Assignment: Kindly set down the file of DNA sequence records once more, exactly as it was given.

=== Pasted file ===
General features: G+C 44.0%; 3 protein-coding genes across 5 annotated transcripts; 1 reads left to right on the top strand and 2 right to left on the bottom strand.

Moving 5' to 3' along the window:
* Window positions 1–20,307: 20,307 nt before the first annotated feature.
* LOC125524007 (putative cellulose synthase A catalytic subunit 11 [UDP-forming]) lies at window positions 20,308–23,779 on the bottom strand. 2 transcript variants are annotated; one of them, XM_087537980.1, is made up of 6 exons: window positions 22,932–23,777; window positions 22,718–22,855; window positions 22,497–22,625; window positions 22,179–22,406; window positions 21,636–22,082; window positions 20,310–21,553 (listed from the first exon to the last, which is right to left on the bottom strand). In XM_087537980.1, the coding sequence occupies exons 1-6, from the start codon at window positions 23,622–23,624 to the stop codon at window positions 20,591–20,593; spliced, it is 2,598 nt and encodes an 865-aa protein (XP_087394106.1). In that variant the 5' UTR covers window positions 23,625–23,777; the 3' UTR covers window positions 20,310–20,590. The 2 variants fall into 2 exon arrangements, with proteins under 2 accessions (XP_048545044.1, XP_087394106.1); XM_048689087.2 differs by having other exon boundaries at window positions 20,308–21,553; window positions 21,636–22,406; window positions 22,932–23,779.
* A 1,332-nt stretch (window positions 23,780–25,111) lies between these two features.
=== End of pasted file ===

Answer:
General features: G+C 44.0%; 3 protein-coding genes across 5 annotated transcripts; 1 reads left to right on the top strand and 2 right to left on the bottom strand.

Moving 5' to 3' along the window:
* Window positions 1–20,307: 20,307 nt before the first annotated feature.
* LOC125524007 (putative cellulose synthase A catalytic subunit 11 [UDP-forming]) lies at window positions 20,308–23,779 on the bottom strand. 2 transcript variants are annotated; one of them, XM_087537980.1, is made up of 6 exons: window positions 22,932–23,777; window positions 22,718–22,855; window positions 22,497–22,625; window positions 22,179–22,406; window positions 21,636–22,082; window positions 20,310–21,553 (listed from the first exon to the last, which is right to left on the bottom strand). In XM_087537980.1, the coding sequence occupies exons 1-6, from the start codon at window positions 23,622–23,624 to the stop codon at window positions 20,591–20,593; spliced, it is 2,598 nt and encodes an 865-aa protein (XP_087394106.1). In that variant the 5' UTR covers window positions 23,625–23,777; the 3' UTR covers window positions 20,310–20,590. The 2 variants fall into 2 exon arrangements, with proteins under 2 accessions (XP_048545044.1, XP_087394106.1); XM_048689087.2 differs by having other exon boundaries at window positions 20,308–21,553; window positions 21,636–22,406; window positions 22,932–23,779.
* A 1,332-nt stretch (window positions 23,780–25,111) lies between these two features.